Sunday 12th July 2020
This half term the Christian Value is perseverance so, over the next few weeks, I will be sharing with you some bible stories which give good examples. We are all having to persevere through this time of isolation but, like with these stories, we have faith and it is this which will bring us out of the tunnel smiling.
Trust Forgiveness Peace Thankfulness Compassion Friendship Love Hope
Parable of the 10 Girls.
Once there were ten girls who would take their oil lamps and go and meet the bridegroom. Five of them were silly, but the other five were wise. The silly ones took their oil lamps but did not take any extra oil with them, while the wise ones took containers full of oil. The bridegroom was late so the girls fell asleep.
It was midnight when the bridegroom was arriving. The girls woke up and trimmed their lamps. Then the silly ones asked the wise ones for some of their oil as their lamps were going out, but the wise ones refused as there was not enough for all of them. They told the silly ones to go to the shop to buy more oil for themselves. So they went off to do this and while they were gone the bridegroom arrived. The five girls who were ready went in with him to the wedding feast and the doors were closed.
Later the other girls arrived asking to be let in , but the bridegroom refused as he said he didn’t know who they were.
Jesus ended by saying “Be on your guard as you do not know who it may be at any hour.”
This parable shows that it is always best to be prepared and not rely on others to help you out.
Matthew chapter 25. Verses 1 – 13.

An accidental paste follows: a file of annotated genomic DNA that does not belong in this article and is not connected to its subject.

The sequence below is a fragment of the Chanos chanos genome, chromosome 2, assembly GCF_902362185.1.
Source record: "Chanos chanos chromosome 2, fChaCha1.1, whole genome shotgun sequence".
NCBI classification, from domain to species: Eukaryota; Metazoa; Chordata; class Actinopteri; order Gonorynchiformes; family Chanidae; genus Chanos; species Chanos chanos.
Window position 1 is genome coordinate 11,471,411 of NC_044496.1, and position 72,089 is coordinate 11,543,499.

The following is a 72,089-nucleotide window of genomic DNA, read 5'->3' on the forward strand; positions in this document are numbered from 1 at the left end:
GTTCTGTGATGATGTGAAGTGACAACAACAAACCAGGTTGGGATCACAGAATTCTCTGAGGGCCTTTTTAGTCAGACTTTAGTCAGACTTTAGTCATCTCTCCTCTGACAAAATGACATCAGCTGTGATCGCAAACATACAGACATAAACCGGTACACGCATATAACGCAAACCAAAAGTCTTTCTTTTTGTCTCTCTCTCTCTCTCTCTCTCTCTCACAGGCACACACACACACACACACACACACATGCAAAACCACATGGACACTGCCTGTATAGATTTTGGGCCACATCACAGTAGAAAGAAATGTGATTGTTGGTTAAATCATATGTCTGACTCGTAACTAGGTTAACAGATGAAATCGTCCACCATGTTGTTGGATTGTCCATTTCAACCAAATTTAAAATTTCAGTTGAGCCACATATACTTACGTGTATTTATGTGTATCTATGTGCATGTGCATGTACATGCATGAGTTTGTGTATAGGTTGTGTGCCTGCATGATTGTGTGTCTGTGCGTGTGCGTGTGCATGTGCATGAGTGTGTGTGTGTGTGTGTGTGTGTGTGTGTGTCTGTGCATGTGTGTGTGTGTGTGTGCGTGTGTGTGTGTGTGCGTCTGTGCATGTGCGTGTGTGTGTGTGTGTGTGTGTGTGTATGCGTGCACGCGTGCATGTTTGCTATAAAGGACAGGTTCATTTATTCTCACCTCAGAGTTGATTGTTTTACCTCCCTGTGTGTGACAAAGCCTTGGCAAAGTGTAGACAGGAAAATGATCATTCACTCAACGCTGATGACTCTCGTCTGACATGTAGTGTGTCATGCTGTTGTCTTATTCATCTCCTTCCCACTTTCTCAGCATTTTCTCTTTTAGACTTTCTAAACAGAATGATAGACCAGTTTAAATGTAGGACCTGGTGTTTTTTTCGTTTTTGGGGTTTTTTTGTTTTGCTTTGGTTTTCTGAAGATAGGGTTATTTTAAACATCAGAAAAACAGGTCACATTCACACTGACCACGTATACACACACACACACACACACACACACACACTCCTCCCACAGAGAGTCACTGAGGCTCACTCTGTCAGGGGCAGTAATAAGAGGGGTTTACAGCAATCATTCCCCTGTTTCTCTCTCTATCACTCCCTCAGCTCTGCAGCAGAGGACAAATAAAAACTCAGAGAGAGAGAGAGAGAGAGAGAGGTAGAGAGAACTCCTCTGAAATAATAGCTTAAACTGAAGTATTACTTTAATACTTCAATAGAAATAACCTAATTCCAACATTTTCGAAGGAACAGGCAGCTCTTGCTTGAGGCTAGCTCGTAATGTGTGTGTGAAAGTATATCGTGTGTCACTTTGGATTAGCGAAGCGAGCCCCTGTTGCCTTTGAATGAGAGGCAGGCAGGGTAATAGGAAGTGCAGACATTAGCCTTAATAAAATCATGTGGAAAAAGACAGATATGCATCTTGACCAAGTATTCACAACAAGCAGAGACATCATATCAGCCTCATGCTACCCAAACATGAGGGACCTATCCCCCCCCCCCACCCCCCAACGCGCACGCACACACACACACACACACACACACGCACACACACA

A few words from Reverend Lee Gabel
Sermon 12th July 2020
Matthew 13. 1-9, 18-23
A wise priest once said to me ‘Lee all we can do is sow seeds’ seeds of faith, some may grow – some will fall by the wayside and we do not know when they will bear fruit. The important thing is to keep sowing.
And so today we can look to the parable of the sower, which isn’t really about the sower but the fate of the seeds, and the kind of soil that received it. One message is that although the fate of the seeds was different, we can consider that they were equal, it is the soil that receives the seed that is different.
The words of Jesus describe the environment in which the seed comes to effect and that in which it becomes productive, however it is not the chance and accident of sowing but the grace of God and people’s responsiveness that are in action.
The seeds have been sown, now their fate depends upon the responsiveness or unresponsiveness of people. We are given examples of responses: two responses are initially positive but prove to be less than adequate. In the first encounter, we meet a ‘fair-weather’ disciple who under the pressure of adversity crumbles under the pressure and abandons commitment, and eventually faith.
In the second instance, the disciple is cut short by the ordinary cares of the world and this life, the seduction of wealth and materialism.
Behind all of this is the metaphor and imagery used by Jesus, the sower, the seed and the soil. Here in the countryside we can relate to these images easily, we can experience more clearly the relationship between the land and the agricultural year and how it has shaped our faith. God lets us know that we can be the sower the seed and the soil, it is how we respond that decides if good fruit comes to bear.